2. Ensure you have a good firewall with strong settings.
  3. Do not click on emails or attachments unless you are sure of the sender.
    1. Be particularly wary of ZIP files in emails.
    2. The ATO will not email you.
    3. Your bank will not email you.
    4. Australia Post will not email you, not like the example I have posted.
  4. Ensure all passwords you use are strong.
  5. Consider using an email filtering facility.
  6. Do not allow remote access to your computer unless you are certain of the person accessing.
  7. Ensure you have strong passwords. A strong password should include: some CAPS, some numbers and at least one special character. Check your password at: https://howsecureismypassword.net
  8. Change your password regularly.
  9. Run an up to date operating system.
  10. Have rules on computer use: no games, no online gambling, no porn, no personal emails.
  11. Have an overarching rule: do not open any email or go to any website unless you are certain.
  12. Use a cloud backup service like the Tower backup service. This provides the fastest recovery.
  13. Have multiple backup devices for additional protection.
  14. Do not use automatic file replication programs / facilities such as Dropbox or Google Drive. If a file is encrypted with malware / ransomware it will upload to the account and infect other files.

Most ransomware attacks can be avoided by careful scrutiny of your emails and websites you visit.

Data security advice for small business retailers using POS software

2018 is not even half over and already it has seen considerable attacks on computers and on websites. Each attack reinforces the need for all businesses, including small businesses, to have appropriate security and backup measured in place to protect business data.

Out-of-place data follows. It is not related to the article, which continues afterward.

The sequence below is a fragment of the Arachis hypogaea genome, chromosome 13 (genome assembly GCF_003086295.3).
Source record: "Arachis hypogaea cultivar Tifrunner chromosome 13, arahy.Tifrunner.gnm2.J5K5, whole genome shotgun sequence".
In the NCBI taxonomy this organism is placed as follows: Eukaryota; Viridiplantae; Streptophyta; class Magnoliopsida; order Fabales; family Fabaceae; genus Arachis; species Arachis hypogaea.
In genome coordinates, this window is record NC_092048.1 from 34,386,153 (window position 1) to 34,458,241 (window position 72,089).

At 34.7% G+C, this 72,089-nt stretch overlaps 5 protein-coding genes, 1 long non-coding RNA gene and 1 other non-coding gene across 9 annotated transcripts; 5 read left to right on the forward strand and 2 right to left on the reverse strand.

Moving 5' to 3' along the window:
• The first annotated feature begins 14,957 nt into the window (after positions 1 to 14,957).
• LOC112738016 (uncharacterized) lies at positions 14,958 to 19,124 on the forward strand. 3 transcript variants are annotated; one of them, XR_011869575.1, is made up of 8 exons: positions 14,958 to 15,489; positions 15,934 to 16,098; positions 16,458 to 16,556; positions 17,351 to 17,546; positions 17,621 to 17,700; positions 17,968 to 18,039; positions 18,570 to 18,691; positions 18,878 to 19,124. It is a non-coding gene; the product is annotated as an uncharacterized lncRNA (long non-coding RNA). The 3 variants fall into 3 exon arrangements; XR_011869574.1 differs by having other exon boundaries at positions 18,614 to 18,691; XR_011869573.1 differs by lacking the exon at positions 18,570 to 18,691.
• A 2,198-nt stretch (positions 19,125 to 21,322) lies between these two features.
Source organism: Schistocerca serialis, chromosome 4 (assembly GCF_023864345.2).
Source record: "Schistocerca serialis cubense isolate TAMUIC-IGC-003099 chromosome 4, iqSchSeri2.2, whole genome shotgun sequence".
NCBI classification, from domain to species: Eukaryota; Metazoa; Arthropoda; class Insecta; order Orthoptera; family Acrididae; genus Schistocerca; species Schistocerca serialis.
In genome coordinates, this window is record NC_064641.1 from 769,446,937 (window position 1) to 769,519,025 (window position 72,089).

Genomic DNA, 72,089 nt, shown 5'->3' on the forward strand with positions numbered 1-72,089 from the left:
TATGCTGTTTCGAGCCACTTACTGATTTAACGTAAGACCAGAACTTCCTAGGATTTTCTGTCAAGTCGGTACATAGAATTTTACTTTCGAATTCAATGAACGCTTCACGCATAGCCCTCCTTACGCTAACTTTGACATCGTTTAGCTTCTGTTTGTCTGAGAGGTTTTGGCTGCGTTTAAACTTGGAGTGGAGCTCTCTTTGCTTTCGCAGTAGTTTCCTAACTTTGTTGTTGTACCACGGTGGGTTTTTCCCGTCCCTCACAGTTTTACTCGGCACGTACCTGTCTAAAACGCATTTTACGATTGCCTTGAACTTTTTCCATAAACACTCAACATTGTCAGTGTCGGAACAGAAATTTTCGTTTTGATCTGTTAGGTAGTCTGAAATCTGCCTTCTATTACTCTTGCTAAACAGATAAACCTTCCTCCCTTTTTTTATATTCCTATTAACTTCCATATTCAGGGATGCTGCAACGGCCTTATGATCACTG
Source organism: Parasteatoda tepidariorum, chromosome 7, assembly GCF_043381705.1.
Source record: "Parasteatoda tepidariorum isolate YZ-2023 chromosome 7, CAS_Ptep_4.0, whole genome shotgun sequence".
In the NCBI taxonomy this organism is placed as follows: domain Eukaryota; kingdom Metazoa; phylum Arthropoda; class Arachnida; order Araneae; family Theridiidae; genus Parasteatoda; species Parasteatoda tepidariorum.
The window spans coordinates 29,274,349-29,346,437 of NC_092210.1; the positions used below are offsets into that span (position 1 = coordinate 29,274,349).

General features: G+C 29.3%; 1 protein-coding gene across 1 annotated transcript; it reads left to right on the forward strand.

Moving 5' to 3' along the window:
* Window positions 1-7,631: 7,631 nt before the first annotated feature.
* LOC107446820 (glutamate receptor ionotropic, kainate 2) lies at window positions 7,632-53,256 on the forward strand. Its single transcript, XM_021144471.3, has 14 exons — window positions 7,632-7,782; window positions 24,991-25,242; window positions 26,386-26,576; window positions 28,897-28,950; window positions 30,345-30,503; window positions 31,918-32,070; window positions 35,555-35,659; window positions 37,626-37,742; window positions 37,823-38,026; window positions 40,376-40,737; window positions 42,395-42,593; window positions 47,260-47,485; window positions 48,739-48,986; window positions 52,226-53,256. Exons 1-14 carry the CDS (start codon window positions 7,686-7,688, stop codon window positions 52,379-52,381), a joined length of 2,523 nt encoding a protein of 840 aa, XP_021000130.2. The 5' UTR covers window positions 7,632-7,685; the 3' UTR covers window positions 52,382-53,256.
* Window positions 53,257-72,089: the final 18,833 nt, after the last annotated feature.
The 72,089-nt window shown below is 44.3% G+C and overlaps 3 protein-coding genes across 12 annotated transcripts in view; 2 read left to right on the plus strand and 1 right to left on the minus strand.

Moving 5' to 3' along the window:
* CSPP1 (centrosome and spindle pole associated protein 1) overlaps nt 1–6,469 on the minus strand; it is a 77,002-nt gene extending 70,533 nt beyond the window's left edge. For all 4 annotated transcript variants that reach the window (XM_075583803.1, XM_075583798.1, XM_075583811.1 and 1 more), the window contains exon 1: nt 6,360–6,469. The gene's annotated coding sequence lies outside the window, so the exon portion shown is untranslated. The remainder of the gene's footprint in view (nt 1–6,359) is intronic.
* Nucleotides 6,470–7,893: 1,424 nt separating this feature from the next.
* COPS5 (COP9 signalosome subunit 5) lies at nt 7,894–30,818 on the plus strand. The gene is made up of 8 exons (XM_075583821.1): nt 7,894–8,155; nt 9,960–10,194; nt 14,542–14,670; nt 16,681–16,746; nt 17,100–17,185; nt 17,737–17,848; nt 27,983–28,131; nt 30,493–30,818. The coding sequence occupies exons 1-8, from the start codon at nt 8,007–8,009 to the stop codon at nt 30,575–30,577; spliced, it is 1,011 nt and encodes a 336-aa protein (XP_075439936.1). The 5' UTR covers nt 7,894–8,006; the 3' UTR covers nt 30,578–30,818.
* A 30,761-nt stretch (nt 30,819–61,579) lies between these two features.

Appropriate backup means:

  1. Backup every day, without fail, without having too spend time for we know that time backups can take can make backups be ignored or forgotten.
  2. On-site backup.
  3. Plus, off-site backup.
  4. Easy access for recovery.
  5. Protection in a facility away from the business not only of all data but all software to facilitate swift recovery.
  6. Managed costs.
  7. Secure access to backed up data.
  8. maintaining backup services at the cutting edge.
  9. Appropriate security for backed up data.

Our advice is that you use a cloud backup service, like the Tower Backup service we offer. It works in the background, backing up without you having to do a backup. If your business is attacked, getting back to a clean and safe place is easy. Any reputable backup service should be able to offer similar to you.

Please do not put this off. Get protection for your business and your business data. You don’t want to be the person who does this after you have been attacked.

At the very least, backup every day, onto a USB stick for that day. While this is an old-school approach, it is better than nothing at all.